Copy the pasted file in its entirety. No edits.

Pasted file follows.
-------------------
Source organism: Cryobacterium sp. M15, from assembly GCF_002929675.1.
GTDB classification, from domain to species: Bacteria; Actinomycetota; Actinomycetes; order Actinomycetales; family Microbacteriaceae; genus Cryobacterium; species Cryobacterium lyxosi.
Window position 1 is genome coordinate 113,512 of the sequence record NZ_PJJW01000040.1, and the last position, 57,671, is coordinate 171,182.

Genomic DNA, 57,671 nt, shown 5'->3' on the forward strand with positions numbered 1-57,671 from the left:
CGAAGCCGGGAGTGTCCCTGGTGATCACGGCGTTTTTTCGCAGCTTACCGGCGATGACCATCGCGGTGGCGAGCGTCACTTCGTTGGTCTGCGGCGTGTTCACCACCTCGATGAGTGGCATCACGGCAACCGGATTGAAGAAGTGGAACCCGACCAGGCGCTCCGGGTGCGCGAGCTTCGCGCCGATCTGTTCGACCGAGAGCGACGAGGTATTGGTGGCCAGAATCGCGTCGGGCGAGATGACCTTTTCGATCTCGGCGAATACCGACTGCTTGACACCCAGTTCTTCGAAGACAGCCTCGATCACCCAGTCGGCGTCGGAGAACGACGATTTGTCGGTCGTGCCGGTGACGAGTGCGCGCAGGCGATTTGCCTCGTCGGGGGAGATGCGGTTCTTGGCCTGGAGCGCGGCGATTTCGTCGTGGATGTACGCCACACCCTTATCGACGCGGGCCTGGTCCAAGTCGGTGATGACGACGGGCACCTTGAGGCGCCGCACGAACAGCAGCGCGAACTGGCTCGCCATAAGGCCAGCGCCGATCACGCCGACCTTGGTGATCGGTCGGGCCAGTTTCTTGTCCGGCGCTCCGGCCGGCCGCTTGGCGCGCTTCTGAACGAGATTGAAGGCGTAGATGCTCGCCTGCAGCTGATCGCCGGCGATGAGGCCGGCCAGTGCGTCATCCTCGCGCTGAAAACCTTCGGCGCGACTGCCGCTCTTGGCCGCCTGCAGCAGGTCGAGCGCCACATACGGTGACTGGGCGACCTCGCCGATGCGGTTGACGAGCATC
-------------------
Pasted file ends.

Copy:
Source organism: Cryobacterium sp. M15, from assembly GCF_002929675.1.
GTDB classification, from domain to species: Bacteria; Actinomycetota; Actinomycetes; order Actinomycetales; family Microbacteriaceae; genus Cryobacterium; species Cryobacterium lyxosi.
Window position 1 is genome coordinate 113,512 of the sequence record NZ_PJJW01000040.1, and the last position, 57,671, is coordinate 171,182.

Genomic DNA, 57,671 nt, shown 5'->3' on the forward strand with positions numbered 1-57,671 from the left:
CGAAGCCGGGAGTGTCCCTGGTGATCACGGCGTTTTTTCGCAGCTTACCGGCGATGACCATCGCGGTGGCGAGCGTCACTTCGTTGGTCTGCGGCGTGTTCACCACCTCGATGAGTGGCATCACGGCAACCGGATTGAAGAAGTGGAACCCGACCAGGCGCTCCGGGTGCGCGAGCTTCGCGCCGATCTGTTCGACCGAGAGCGACGAGGTATTGGTGGCCAGAATCGCGTCGGGCGAGATGACCTTTTCGATCTCGGCGAATACCGACTGCTTGACACCCAGTTCTTCGAAGACAGCCTCGATCACCCAGTCGGCGTCGGAGAACGACGATTTGTCGGTCGTGCCGGTGACGAGTGCGCGCAGGCGATTTGCCTCGTCGGGGGAGATGCGGTTCTTGGCCTGGAGCGCGGCGATTTCGTCGTGGATGTACGCCACACCCTTATCGACGCGGGCCTGGTCCAAGTCGGTGATGACGACGGGCACCTTGAGGCGCCGCACGAACAGCAGCGCGAACTGGCTCGCCATAAGGCCAGCGCCGATCACGCCGACCTTGGTGATCGGTCGGGCCAGTTTCTTGTCCGGCGCTCCGGCCGGCCGCTTGGCGCGCTTCTGAACGAGATTGAAGGCGTAGATGCTCGCCTGCAGCTGATCGCCGGCGATGAGGCCGGCCAGTGCGTCATCCTCGCGCTGAAAACCTTCGGCGCGACTGCCGCTCTTGGCCGCCTGCAGCAGGTCGAGCGCCACATACGGTGACTGGGCGACCTCGCCGATGCGGTTGACGAGCATC